I don't use Leopard and therefore don't have any Time Machine experience, but I really think 30GB will be a struggle. The price of that drive isn't that great, all things considered. As such, I really think it's worthwhile looking around for a larger one.



    Most of the files will be fine. I guess I made it sound more complicated than necessary. Use the Mac to format it as FAT32 (MS-DOS File System) and you'll be right. If you use the PC then you might run into troubles with a larger drive because it won't necessarily let you format a big partition.

    In short, format using the Mac's inbuilt Disk Utility app as MS-DOS File System and you'll be fine.



    The files won't be damaged, but you may as well get a faster drive. The main negative is simply it'll take longer to find and use your files.



    Well, some hard drive enclosures that rely on the USB port for power don't work well with laptops since the laptop doesn't have enough power to run it. In addition to this, it'll chew through your battery power which will in turn reduce your battery life.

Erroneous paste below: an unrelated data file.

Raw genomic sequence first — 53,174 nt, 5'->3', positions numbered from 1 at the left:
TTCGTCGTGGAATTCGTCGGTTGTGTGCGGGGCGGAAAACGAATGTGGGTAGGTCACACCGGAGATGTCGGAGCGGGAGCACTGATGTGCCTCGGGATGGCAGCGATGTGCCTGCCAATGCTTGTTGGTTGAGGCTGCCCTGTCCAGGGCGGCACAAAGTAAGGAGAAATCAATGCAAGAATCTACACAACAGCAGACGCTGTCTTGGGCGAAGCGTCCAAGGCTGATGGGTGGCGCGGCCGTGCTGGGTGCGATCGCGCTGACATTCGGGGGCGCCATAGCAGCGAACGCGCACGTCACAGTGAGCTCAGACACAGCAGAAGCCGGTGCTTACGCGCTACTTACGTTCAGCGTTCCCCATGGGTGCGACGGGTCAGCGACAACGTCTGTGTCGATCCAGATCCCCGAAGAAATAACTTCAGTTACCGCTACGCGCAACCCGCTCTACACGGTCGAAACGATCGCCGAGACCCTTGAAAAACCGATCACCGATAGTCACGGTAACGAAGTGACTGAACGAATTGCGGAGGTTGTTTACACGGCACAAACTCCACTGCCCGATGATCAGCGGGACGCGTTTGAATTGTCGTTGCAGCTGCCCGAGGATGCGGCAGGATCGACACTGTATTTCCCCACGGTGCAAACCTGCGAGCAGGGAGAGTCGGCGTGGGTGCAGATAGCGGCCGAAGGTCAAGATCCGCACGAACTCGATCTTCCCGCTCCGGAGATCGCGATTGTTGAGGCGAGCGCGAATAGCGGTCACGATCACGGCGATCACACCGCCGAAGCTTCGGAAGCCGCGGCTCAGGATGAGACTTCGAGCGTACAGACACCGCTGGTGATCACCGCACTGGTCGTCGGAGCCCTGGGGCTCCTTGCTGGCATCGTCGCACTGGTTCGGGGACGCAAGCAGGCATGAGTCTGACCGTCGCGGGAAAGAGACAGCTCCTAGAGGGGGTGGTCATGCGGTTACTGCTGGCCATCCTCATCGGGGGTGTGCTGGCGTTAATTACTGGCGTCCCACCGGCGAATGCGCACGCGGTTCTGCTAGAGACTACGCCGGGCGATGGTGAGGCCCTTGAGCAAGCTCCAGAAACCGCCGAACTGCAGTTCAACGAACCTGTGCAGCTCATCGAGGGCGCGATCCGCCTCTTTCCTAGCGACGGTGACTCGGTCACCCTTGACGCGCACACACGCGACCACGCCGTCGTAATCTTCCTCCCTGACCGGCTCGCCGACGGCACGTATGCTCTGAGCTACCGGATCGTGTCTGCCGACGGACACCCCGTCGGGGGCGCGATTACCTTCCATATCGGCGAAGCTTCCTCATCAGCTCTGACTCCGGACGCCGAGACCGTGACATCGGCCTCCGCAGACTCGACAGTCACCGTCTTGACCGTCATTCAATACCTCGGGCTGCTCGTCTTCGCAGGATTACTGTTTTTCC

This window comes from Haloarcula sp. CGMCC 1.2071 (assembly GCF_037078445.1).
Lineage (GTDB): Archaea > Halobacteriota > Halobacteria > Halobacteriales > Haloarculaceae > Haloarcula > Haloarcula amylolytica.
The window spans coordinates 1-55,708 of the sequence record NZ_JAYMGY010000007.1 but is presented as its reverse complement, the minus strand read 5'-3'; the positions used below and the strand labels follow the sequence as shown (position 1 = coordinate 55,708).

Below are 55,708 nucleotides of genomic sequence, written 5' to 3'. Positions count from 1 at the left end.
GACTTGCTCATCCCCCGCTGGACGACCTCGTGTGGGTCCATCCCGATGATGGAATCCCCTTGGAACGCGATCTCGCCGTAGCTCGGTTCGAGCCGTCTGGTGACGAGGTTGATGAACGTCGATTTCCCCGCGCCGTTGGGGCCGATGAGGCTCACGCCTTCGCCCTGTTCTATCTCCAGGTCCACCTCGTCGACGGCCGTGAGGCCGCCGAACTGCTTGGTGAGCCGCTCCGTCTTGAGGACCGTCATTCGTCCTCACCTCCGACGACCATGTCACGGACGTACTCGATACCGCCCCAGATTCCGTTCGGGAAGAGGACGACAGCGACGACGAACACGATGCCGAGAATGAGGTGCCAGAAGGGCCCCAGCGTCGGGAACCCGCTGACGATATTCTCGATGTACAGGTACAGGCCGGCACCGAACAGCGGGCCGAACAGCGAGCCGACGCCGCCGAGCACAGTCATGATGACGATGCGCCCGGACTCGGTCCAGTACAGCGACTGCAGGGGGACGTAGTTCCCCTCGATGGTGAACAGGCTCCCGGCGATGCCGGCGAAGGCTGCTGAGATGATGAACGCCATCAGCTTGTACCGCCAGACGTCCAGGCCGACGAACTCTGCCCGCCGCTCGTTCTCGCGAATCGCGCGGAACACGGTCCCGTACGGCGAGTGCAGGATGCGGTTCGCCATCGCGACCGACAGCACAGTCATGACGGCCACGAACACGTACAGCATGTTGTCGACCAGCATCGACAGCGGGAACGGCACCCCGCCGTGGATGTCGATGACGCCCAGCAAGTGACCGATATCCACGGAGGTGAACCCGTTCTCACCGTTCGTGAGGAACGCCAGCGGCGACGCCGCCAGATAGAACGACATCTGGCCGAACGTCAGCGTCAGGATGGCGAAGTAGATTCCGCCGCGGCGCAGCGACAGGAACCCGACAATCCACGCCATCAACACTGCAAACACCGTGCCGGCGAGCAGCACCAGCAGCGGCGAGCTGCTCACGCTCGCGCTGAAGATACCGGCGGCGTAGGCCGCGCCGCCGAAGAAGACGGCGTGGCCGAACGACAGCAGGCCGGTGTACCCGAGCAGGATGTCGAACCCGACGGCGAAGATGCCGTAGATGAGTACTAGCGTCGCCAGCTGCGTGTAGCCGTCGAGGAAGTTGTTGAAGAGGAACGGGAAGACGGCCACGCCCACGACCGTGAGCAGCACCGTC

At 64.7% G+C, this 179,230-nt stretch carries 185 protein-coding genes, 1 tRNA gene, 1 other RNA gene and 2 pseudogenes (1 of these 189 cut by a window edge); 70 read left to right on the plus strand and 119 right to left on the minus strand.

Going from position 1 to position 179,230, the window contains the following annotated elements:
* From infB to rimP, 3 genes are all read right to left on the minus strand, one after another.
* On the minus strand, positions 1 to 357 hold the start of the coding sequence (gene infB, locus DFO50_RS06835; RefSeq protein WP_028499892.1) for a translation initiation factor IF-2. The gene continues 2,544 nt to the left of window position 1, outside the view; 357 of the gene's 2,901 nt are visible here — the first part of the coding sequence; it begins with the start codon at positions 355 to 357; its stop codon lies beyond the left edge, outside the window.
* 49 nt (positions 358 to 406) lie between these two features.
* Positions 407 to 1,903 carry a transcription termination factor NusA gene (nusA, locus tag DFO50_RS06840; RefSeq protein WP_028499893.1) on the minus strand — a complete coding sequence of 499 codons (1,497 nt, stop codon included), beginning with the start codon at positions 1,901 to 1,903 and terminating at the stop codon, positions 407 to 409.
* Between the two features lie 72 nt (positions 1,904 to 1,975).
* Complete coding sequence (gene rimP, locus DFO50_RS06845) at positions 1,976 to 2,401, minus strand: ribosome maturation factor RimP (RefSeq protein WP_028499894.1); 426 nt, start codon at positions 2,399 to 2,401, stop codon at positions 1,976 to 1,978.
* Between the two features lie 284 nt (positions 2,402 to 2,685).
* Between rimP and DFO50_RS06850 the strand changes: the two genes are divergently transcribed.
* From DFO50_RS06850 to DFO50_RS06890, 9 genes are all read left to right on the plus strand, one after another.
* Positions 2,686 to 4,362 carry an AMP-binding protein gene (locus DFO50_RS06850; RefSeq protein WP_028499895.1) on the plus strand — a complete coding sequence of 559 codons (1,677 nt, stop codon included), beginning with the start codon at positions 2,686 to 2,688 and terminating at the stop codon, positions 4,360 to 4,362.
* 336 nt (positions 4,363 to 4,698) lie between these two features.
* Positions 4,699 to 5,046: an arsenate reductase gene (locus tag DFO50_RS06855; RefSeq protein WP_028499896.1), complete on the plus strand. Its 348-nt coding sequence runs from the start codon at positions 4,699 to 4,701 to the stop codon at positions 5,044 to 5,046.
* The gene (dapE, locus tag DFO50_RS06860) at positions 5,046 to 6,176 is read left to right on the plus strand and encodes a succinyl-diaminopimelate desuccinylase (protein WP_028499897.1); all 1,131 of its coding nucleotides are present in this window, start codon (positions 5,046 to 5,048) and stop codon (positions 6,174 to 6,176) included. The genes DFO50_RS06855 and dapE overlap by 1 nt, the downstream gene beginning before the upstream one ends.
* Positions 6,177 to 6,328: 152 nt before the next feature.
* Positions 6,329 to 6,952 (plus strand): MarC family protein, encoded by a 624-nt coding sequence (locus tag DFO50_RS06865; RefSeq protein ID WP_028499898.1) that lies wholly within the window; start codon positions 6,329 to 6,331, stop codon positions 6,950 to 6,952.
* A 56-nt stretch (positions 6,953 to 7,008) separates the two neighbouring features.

The drive you're looking at is charging a premium for physical size (2.5") and portability (powered by USB). For your money, I think it's more sensible to go for a drive that's physically larger (3.5") and self powered as there'll be a larger range for you to choose from and they'll all have much more space making it easy for you to use Time Machine.
     
  5. ucfgrad93 macrumors P6

    ucfgrad93

    Joined:
    Aug 17, 2007
    Location:
    Colorado
    #5
    At a minimum, I would get a external hard drive at least as large as my hard drive in your MacBook Pro. Ideally, I'd get one 2X the size of my internal hard drive. Here is an excellent article from MacWorld that will help explain about Time Machine.

    I hope this helps.
     
  6. saladiro thread starter macrumors 6502a

    saladiro

    Joined:
    May 7, 2007
    Location:
    New York